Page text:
Through a successful bid for University pump-priming funds, the Robotics Lab are developing RoboSpartan, an extensive new infrastructure that will permit an increased understanding and optimization of the behaviours of robotic systems, and aid targeted experimentation in hardware. This project transfers expertise developed at the University in analyzing biological simulations, that led to the development of the spartan package of statistical techniques. The platform will possess the capability to:
RoboSpartan is open source, and implemented within Shiny and R. The developing platform is supported by example data and video demonstrations of functionality, detailed in the tabs.
RoboSpartan is currently available via our Github page: https://github.com/kalden/robospartan
We suggest running the download in RStudio. Successful application of RoboSpartan is dependent on a number of R packages:
We are hoping to host RoboSpartan online in the near future. For the moment, the following RoboSpartan apps are available on ShinyApps.io:
- spartan, version 3.0.2 or greater
- packages spartan is dependent upon: lhs, gplots, XML, plotrix, mlegp, ggplot2, neuralnet, psych, mco, randomForest, e1071
- shiny, shinyjs, and shinyBS
- xml2, readr, and DT
Prior to undertaking each analysis, we suggest examining the spartan package itself for a full description of each technique, supported by detailed tutorials and example data:
Relevant Papers on Using Spartan:
Here, and in supporting papers for this tool, we show how RoboSpartan can be used to understand 5 parameters that influence the Omega algorithm used in swarm robotics. We examine five parameters, and two simulation responses.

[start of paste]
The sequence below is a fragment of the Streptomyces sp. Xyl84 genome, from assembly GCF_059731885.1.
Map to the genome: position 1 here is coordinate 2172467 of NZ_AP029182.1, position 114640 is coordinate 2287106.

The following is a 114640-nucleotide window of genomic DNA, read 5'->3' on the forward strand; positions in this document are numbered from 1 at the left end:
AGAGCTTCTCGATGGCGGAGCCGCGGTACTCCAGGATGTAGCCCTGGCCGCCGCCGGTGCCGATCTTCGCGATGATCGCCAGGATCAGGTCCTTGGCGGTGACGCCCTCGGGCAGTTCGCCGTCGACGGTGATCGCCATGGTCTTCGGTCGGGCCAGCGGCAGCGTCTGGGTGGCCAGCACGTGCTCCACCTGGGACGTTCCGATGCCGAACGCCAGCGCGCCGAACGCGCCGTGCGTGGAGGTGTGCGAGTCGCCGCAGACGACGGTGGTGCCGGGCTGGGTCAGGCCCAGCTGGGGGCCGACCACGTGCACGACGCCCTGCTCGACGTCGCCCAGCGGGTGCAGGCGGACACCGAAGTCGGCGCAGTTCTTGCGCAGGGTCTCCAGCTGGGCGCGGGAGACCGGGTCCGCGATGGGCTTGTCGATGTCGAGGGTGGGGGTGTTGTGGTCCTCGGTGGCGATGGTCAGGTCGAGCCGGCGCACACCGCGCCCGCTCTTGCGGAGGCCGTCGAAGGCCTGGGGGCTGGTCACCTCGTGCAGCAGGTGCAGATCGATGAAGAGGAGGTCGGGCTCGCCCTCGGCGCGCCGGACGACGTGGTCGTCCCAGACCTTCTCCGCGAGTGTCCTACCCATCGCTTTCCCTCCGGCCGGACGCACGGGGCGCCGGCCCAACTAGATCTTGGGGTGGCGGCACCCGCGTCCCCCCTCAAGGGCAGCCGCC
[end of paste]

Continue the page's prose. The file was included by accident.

We are going to generate parameter value sets that change the values of 5 parameters:
In the github repository, the file epuck_omega_algorithm.argos is the simulation that we will modify using RoboSpartan, collating the executed results prior to analysis using the second RoboSpartan app. In the descriptions in the other tabs, we reference other files in the repository that can be used to show the functionality in RoboSpartan.
RoboSpartan can generate parameter value sets for three sensitivity analysis techniques, one local (that changes the value of one parameter at a time), and two global (that change all simultaneously). We have not duplicated the detail of each technique here, instead we refer the reader to the vignettes for the spartan package: (https://cran.r-project.org/web/packages/spartan/vignettes/sensitivity_analysis.html)
If running locally, in the main roboSpartan folder, open app.R in RStudio. On the toolbar above the file editor should be a button labelled "Run App". Click the down arrow beside "Run App", and choose "Run External". Then press "Run App", and the parameter sampling app will open in a web browser. Alternatively you can run this app online at https://robospartan.shinyapps.io/sampling/. In this app you can:
If you now press the "Create Sample" button, a sample is created and shown in the panel on the right hand side of the application. Below the samples you have two buttons: one to download the sample ("Download Data"), and one to download the settings used in generating these samples ("Download settings"). The settings is handy to download, as you can enter this file into the next app that analyses these samples, to save having to input the same parameter and measure information again.